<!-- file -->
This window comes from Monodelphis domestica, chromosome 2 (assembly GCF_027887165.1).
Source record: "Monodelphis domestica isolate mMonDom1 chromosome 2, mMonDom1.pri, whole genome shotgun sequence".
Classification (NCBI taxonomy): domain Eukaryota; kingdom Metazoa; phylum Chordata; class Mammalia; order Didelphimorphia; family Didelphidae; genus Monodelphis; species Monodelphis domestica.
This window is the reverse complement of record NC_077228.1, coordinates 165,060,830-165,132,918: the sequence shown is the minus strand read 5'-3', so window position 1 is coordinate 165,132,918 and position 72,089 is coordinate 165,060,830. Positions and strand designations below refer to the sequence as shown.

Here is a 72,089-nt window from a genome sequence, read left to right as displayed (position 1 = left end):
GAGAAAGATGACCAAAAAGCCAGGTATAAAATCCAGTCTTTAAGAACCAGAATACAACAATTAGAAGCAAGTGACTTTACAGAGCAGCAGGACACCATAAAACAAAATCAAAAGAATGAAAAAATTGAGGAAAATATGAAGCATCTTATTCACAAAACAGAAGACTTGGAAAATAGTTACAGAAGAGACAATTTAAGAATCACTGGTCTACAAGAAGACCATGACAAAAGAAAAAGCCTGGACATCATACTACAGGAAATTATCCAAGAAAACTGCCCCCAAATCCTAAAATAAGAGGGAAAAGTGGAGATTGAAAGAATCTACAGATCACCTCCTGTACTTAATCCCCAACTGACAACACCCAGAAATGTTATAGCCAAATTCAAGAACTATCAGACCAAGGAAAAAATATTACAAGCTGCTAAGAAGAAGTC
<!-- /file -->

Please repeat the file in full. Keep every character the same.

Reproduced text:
This window comes from Monodelphis domestica, chromosome 2 (assembly GCF_027887165.1).
Source record: "Monodelphis domestica isolate mMonDom1 chromosome 2, mMonDom1.pri, whole genome shotgun sequence".
Classification (NCBI taxonomy): domain Eukaryota; kingdom Metazoa; phylum Chordata; class Mammalia; order Didelphimorphia; family Didelphidae; genus Monodelphis; species Monodelphis domestica.
This window is the reverse complement of record NC_077228.1, coordinates 165,060,830-165,132,918: the sequence shown is the minus strand read 5'-3', so window position 1 is coordinate 165,132,918 and position 72,089 is coordinate 165,060,830. Positions and strand designations below refer to the sequence as shown.

Here is a 72,089-nt window from a genome sequence, read left to right as displayed (position 1 = left end):
GAGAAAGATGACCAAAAAGCCAGGTATAAAATCCAGTCTTTAAGAACCAGAATACAACAATTAGAAGCAAGTGACTTTACAGAGCAGCAGGACACCATAAAACAAAATCAAAAGAATGAAAAAATTGAGGAAAATATGAAGCATCTTATTCACAAAACAGAAGACTTGGAAAATAGTTACAGAAGAGACAATTTAAGAATCACTGGTCTACAAGAAGACCATGACAAAAGAAAAAGCCTGGACATCATACTACAGGAAATTATCCAAGAAAACTGCCCCCAAATCCTAAAATAAGAGGGAAAAGTGGAGATTGAAAGAATCTACAGATCACCTCCTGTACTTAATCCCCAACTGACAACACCCAGAAATGTTATAGCCAAATTCAAGAACTATCAGACCAAGGAAAAAATATTACAAGCTGCTAAGAAGAAGTC